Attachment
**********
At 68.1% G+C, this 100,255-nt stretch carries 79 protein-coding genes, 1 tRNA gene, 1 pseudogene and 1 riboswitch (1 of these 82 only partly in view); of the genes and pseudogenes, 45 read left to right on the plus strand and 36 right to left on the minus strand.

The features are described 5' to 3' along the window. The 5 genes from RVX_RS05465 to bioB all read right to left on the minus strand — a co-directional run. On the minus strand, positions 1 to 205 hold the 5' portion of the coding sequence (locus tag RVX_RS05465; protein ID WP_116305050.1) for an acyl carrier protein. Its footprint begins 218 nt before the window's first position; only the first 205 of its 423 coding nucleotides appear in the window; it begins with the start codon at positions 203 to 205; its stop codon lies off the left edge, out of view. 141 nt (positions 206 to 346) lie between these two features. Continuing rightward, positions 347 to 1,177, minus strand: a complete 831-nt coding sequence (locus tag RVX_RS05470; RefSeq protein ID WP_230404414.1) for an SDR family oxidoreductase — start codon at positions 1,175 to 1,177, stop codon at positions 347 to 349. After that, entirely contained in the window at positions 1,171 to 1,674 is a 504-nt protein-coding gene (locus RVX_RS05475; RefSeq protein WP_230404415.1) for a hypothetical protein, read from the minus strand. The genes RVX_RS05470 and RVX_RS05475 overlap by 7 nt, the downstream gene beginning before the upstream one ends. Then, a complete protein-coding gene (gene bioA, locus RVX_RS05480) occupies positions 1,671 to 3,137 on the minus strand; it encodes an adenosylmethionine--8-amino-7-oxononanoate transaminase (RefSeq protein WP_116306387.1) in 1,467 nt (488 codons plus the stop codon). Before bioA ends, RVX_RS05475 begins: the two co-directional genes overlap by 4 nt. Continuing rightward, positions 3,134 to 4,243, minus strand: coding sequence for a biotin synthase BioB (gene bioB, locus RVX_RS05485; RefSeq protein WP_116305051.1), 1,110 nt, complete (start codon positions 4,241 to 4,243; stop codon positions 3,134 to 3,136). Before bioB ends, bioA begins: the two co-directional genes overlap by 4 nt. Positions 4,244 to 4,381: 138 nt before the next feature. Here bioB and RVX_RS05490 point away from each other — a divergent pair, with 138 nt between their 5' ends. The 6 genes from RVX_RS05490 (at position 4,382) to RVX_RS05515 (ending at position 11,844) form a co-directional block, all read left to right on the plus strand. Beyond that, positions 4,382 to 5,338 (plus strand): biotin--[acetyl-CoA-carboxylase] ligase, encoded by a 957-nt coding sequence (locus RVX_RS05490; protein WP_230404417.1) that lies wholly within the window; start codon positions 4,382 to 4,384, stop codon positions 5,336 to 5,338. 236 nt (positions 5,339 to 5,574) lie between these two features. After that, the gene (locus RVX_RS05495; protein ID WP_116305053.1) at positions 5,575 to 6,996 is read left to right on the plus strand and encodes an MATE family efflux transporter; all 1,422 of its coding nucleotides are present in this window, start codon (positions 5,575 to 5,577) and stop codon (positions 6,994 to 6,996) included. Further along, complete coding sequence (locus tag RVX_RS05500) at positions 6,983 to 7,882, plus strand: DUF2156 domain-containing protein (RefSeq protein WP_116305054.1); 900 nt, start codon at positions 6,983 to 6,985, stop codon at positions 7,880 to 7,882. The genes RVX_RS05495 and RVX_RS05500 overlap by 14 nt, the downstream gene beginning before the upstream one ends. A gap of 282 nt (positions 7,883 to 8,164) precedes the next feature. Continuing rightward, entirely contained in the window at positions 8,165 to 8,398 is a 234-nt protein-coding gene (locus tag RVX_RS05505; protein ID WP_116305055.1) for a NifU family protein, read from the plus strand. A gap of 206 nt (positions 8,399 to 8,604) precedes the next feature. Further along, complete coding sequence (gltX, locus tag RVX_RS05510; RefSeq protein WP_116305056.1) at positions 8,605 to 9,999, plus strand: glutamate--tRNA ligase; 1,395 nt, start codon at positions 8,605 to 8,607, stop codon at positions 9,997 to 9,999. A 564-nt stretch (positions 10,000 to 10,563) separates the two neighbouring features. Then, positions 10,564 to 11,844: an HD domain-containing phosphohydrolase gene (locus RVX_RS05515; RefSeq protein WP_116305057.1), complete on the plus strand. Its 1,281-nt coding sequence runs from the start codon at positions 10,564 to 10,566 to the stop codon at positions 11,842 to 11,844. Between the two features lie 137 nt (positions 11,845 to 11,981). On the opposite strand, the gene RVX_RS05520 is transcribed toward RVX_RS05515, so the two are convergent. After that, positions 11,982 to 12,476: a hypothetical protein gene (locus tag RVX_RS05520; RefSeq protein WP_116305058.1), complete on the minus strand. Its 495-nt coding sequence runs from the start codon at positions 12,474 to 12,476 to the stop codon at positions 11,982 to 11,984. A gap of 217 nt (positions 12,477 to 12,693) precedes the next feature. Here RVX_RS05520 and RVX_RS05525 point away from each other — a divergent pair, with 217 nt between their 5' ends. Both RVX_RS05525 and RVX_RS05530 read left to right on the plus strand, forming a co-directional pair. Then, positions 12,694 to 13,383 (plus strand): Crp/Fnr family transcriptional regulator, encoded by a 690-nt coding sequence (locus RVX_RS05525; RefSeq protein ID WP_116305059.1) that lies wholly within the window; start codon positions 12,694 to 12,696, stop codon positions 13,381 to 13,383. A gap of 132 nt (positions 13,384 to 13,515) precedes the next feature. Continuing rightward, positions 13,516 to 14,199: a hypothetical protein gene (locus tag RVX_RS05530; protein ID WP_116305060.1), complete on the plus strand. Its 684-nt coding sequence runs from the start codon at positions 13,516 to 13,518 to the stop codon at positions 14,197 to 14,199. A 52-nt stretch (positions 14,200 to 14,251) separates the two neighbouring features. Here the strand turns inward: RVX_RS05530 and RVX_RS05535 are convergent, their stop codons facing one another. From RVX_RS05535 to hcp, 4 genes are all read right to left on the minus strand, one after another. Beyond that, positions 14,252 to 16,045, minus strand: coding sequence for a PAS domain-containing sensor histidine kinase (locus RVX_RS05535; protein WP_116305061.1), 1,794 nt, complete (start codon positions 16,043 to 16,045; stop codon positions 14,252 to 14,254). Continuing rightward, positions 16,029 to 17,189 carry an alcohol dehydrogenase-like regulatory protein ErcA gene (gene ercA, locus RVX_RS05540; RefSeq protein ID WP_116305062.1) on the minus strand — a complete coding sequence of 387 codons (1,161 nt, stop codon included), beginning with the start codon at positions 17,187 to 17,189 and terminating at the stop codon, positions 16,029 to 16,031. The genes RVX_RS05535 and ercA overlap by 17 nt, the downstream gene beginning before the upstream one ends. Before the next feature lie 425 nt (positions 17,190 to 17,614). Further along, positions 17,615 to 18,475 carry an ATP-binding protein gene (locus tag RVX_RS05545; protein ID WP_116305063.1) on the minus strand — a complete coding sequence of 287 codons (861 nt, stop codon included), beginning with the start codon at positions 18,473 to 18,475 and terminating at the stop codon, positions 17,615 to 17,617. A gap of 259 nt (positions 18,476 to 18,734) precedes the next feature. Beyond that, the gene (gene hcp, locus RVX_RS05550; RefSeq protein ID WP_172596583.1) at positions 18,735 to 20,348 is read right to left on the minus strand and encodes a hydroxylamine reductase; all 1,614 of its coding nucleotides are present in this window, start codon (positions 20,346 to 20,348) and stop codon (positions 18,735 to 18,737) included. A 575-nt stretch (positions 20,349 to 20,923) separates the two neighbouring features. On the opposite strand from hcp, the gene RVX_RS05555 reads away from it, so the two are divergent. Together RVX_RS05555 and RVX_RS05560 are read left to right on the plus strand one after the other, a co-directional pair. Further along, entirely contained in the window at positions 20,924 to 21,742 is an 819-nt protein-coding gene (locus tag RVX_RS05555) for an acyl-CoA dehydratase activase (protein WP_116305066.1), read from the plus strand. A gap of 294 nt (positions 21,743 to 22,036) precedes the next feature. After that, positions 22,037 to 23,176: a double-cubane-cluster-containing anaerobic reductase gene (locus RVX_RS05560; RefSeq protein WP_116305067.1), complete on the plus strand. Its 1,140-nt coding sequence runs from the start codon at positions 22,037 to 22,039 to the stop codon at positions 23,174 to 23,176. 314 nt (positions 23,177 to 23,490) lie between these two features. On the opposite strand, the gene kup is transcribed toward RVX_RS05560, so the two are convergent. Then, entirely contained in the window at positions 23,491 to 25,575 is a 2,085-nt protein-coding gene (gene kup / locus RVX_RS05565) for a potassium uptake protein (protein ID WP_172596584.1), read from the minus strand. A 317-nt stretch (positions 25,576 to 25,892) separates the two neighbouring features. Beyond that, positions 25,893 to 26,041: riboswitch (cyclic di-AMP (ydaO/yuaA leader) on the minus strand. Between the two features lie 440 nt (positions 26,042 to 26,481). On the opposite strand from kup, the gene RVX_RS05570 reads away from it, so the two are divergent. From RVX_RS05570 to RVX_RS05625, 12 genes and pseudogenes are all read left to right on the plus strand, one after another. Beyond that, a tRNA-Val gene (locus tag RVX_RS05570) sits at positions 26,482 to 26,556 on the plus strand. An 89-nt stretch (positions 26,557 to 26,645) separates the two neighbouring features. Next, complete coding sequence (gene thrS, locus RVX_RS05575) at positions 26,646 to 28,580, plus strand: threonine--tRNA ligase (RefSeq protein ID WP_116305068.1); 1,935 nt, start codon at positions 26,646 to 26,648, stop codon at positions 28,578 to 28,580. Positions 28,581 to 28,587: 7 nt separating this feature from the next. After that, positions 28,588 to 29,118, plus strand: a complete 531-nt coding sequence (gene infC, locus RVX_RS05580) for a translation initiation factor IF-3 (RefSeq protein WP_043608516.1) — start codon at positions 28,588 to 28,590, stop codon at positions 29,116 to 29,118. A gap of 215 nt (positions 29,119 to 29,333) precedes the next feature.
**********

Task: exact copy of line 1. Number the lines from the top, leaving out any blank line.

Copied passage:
At 68.1% G+C, this 100,255-nt stretch carries 79 protein-coding genes, 1 tRNA gene, 1 pseudogene and 1 riboswitch (1 of these 82 only partly in view); of the genes and pseudogenes, 45 read left to right on the plus strand and 36 right to left on the minus strand.